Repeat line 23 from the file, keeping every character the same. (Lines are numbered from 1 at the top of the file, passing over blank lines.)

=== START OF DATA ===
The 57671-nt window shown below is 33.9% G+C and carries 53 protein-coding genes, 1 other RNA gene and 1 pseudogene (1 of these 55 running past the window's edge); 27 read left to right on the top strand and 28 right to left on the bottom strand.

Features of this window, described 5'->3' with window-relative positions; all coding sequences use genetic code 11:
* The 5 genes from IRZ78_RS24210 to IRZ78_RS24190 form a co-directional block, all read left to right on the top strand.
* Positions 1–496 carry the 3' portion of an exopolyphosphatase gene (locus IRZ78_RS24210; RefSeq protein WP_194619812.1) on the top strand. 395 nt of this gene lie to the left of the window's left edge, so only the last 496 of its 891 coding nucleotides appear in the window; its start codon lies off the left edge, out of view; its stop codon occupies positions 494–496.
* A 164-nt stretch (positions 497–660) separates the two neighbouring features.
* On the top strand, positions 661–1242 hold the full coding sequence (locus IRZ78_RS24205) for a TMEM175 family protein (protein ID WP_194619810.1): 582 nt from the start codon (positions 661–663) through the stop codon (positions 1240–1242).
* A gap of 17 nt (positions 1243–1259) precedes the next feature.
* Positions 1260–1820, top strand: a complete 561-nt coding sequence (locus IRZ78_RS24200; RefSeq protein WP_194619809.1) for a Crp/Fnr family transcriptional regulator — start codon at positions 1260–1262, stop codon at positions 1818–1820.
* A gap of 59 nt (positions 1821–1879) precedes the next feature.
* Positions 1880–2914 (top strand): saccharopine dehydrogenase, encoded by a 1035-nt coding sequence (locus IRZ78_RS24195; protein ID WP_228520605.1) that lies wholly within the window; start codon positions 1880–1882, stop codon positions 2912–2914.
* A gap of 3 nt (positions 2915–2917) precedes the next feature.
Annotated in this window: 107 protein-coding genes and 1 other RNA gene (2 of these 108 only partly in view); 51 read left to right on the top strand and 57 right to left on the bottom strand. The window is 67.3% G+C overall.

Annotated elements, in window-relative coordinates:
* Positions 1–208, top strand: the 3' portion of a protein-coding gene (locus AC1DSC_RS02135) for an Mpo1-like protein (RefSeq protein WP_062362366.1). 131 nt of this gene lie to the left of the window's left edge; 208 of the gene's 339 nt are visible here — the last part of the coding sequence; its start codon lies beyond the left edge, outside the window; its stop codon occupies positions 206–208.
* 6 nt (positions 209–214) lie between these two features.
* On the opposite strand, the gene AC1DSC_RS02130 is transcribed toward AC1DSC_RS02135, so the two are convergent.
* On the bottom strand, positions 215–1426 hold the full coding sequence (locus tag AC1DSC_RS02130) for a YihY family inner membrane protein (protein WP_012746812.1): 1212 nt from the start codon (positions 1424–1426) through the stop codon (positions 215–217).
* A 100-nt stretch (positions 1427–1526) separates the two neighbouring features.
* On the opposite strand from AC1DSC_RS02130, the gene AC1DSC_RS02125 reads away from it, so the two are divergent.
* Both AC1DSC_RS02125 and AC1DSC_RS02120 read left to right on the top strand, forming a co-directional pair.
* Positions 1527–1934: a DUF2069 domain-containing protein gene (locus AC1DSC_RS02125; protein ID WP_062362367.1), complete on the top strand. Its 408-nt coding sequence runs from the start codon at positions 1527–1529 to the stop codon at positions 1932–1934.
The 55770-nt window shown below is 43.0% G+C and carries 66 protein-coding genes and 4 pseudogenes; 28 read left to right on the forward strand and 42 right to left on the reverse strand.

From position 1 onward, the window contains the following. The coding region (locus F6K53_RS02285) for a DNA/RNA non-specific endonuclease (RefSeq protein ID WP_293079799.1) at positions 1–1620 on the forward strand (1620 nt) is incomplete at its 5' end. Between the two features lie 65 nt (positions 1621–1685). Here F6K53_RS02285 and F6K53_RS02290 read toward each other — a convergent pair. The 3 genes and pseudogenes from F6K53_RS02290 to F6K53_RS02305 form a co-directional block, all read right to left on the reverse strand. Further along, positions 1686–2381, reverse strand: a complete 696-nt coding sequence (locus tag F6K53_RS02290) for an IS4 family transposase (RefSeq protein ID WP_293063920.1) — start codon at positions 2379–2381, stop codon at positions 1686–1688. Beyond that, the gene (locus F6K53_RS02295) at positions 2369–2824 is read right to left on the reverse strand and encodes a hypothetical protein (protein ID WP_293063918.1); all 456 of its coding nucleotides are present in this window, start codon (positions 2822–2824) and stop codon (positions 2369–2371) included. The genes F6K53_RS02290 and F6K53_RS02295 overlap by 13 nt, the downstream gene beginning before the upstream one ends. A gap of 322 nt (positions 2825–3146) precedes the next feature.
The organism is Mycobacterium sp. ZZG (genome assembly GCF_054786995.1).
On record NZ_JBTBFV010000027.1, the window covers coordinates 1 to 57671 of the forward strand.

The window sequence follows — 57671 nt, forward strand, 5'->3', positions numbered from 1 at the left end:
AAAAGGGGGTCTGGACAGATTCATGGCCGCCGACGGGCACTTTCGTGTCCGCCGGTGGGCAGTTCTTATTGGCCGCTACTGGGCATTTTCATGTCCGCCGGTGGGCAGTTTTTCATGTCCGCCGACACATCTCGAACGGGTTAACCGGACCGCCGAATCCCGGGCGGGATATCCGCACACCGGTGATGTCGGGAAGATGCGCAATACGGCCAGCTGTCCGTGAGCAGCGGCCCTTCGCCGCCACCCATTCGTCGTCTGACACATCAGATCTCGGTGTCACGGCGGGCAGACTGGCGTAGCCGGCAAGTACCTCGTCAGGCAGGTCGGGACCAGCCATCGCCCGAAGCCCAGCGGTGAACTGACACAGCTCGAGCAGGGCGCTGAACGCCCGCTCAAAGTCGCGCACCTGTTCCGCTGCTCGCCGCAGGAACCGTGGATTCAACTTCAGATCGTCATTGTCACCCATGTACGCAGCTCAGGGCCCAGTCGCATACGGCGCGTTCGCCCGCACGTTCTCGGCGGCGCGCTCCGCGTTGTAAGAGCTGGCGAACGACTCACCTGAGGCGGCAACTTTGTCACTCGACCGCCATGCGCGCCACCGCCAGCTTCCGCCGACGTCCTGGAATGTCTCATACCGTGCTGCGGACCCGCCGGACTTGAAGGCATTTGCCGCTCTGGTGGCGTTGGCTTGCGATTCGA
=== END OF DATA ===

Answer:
From position 1 onward, the window contains the following. The coding region (locus F6K53_RS02285) for a DNA/RNA non-specific endonuclease (RefSeq protein ID WP_293079799.1) at positions 1–1620 on the forward strand (1620 nt) is incomplete at its 5' end. Between the two features lie 65 nt (positions 1621–1685). Here F6K53_RS02285 and F6K53_RS02290 read toward each other — a convergent pair. The 3 genes and pseudogenes from F6K53_RS02290 to F6K53_RS02305 form a co-directional block, all read right to left on the reverse strand. Further along, positions 1686–2381, reverse strand: a complete 696-nt coding sequence (locus tag F6K53_RS02290) for an IS4 family transposase (RefSeq protein ID WP_293063920.1) — start codon at positions 2379–2381, stop codon at positions 1686–1688. Beyond that, the gene (locus F6K53_RS02295) at positions 2369–2824 is read right to left on the reverse strand and encodes a hypothetical protein (protein ID WP_293063918.1); all 456 of its coding nucleotides are present in this window, start codon (positions 2822–2824) and stop codon (positions 2369–2371) included. The genes F6K53_RS02290 and F6K53_RS02295 overlap by 13 nt, the downstream gene beginning before the upstream one ends. A gap of 322 nt (positions 2825–3146) precedes the next feature.